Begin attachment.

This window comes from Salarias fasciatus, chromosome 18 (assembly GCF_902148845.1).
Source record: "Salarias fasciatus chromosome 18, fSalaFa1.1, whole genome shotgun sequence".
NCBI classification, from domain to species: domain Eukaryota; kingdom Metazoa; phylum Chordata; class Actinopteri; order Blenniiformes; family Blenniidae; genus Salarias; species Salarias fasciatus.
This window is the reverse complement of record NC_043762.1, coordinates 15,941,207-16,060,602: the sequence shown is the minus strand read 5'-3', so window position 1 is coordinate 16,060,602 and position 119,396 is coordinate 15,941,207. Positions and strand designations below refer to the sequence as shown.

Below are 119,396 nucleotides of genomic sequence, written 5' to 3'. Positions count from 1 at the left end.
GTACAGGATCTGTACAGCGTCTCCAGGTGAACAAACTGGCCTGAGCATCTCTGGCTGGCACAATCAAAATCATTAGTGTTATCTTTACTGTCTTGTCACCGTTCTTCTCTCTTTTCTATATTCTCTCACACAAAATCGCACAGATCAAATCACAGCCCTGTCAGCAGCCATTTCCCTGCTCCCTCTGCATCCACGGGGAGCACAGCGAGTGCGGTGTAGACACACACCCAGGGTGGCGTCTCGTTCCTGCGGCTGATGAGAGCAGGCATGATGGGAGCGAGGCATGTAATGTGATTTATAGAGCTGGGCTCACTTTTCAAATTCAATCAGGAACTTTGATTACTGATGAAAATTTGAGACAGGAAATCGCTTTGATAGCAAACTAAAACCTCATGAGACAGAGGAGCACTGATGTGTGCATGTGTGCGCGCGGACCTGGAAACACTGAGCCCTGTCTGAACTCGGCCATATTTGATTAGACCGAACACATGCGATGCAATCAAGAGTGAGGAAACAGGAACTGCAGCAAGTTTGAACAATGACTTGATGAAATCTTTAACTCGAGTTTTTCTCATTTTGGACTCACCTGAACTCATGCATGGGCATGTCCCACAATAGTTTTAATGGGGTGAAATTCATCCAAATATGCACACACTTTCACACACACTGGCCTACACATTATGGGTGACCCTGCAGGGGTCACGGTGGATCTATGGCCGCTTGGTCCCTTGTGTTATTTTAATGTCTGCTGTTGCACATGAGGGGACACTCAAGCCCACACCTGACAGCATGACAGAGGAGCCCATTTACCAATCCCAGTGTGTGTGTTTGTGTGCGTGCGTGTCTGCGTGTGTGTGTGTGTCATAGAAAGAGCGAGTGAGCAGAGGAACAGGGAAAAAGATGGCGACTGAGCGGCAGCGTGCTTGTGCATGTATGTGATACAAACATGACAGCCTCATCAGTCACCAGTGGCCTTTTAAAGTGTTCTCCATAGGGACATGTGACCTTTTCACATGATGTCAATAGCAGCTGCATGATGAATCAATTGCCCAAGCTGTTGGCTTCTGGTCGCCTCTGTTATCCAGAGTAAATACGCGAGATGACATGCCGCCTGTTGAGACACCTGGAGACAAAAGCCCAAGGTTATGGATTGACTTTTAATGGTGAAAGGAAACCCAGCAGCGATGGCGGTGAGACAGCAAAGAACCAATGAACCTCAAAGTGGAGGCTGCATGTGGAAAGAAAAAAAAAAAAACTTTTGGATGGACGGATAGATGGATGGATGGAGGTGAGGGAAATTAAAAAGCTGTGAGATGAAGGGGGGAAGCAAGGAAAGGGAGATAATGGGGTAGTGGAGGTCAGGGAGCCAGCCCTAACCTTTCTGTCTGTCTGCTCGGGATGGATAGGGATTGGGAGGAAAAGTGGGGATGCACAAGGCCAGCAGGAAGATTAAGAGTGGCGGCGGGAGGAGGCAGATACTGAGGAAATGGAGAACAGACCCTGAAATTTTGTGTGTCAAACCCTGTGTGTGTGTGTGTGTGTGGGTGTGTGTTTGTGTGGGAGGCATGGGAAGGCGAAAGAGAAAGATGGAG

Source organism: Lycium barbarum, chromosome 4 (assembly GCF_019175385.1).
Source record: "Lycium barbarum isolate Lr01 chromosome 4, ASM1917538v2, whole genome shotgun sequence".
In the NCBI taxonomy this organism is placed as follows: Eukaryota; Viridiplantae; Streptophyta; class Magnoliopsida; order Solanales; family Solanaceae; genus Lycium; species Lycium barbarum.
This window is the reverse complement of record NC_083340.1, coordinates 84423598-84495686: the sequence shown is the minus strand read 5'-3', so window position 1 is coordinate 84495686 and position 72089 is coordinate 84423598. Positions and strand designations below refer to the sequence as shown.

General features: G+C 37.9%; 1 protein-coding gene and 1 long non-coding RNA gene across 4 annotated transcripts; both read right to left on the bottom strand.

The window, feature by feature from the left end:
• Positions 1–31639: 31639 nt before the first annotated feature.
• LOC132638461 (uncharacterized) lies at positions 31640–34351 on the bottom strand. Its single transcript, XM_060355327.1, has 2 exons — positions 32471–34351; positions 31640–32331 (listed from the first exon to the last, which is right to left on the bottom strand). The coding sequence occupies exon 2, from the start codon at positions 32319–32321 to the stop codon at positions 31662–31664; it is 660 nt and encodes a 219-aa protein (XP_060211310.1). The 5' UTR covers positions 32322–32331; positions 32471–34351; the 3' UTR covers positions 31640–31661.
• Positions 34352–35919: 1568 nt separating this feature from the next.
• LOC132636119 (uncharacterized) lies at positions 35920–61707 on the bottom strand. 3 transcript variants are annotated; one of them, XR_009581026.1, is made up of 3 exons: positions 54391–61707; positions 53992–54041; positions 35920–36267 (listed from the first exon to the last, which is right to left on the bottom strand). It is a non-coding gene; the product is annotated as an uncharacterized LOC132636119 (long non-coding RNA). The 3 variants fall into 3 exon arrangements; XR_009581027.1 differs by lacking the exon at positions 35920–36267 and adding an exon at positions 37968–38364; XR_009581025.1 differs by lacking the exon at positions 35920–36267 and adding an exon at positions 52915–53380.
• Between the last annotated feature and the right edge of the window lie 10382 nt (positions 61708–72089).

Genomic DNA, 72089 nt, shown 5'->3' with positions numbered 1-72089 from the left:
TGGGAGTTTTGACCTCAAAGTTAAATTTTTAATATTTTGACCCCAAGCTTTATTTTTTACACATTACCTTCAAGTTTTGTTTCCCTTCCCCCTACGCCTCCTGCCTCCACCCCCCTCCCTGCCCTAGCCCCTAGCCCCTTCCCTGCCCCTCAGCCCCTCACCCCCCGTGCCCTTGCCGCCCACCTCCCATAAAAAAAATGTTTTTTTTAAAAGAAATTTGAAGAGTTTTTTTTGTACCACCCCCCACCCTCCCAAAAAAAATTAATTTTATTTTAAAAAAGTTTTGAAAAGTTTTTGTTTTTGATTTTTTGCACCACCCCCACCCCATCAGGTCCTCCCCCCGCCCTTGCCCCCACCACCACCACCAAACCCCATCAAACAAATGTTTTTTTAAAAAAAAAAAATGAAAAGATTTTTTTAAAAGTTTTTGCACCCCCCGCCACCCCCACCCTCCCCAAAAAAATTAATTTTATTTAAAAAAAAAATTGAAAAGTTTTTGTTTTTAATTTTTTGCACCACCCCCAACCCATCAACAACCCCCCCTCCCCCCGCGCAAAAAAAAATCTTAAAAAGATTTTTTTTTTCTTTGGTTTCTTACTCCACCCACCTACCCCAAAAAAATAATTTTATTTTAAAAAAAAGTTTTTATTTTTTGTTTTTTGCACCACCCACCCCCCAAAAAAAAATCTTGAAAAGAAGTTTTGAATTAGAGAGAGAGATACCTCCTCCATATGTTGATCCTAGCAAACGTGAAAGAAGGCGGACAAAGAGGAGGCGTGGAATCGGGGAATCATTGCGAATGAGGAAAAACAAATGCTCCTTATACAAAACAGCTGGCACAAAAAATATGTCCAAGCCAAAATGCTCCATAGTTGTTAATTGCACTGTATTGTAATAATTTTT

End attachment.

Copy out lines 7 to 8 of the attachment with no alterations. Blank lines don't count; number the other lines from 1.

Source organism: Lycium barbarum, chromosome 4 (assembly GCF_019175385.1).
Source record: "Lycium barbarum isolate Lr01 chromosome 4, ASM1917538v2, whole genome shotgun sequence".